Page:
Khalida Bibi, sister of the late Farzana Iqbal, speaks during a news conference in Lahore. Photo by Reuters
The family of a pregnant Pakistani woman who was bludgeoned
to death in broad daylight this week accused her husband of
killing her, in stark contrast to his version of a story that
has shocked people around the world.
Police and witnesses said Farzana Iqbal, 25, was murdered by
assailants including her own father outside a court building
because she had married a man of her own choosing, Muhammed
Iqbal, instead of a cousin they had selected for her.
But on Saturday (local time), Farzana's elder sister said it
was Iqbal who had killed her.
"Muhammed Iqbal and his accomplices killed Farzana, and her
father and the rest of her family were wrongly accused of
murder," Khalida Bibi told reporters in the city of Lahore.
"I was present at the scene and when she came out of the
lawyer's chamber and as soon as she saw us standing on the
other side of the road, she rushed towards us. Iqbal and his
accomplices chased her and hit her with bricks."
Iqbal says they married for love in January. On Friday, he
told Reuters that he and his wife were attacked by her family
outside the High Court in Lahore, Pakistan's cultural
In a dark twist, Iqbal has also admitted that he had killed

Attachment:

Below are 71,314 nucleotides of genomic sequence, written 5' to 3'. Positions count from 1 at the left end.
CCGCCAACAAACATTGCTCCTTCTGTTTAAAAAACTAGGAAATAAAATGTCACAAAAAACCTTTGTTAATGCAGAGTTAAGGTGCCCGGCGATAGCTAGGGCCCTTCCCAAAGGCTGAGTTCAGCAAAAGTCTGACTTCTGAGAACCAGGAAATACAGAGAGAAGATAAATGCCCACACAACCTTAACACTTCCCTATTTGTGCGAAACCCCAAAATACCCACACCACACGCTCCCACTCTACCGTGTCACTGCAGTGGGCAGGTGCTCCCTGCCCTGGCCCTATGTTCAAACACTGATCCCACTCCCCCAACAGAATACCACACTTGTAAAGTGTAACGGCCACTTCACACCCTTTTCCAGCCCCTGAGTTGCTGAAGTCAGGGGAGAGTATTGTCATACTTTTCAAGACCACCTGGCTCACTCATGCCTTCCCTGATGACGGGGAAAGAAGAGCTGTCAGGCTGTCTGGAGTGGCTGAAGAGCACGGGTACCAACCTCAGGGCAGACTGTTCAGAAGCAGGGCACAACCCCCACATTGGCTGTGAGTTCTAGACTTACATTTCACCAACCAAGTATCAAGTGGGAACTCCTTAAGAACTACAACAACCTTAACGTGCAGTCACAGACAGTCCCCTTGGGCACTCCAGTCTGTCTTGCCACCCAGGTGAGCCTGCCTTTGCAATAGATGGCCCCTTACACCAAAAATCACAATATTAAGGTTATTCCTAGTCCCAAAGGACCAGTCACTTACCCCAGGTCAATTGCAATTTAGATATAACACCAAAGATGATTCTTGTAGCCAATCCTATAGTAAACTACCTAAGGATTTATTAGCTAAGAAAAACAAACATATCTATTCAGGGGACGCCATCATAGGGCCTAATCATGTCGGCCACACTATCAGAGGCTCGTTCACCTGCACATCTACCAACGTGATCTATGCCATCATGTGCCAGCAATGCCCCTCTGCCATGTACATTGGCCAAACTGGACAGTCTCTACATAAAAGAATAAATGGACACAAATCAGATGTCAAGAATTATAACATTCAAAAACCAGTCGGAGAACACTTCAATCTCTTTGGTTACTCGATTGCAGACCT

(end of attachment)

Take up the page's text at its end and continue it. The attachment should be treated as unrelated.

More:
his first wife in a dispute over Farzana in 2009.
Khalida Bibi said she had spent 13 days with Farzana in a
women's shelter last month where she said she was hiding from
"She told me that Iqbal had kidnapped her and forced her into
marriage," she said. "She feared that Iqbal might kill her
like his previous wife, Ayesha."
Police have arrested five people including Farzana's father.
The brutality of the case, and the fact that it happened in
broad daylight outside one of Pakistan's top courts drew
international condemnation, including from the United
Many conservative families in Pakistan consider it shameful
for a woman to fall in love and choose her own husband.
Refusal to accept arranged marriages frequently results in
In 2013, 869 such cases were reported in the media, according
to the Human Rights Commission of Pakistan, and the true
figure is probably higher since many cases go unreported.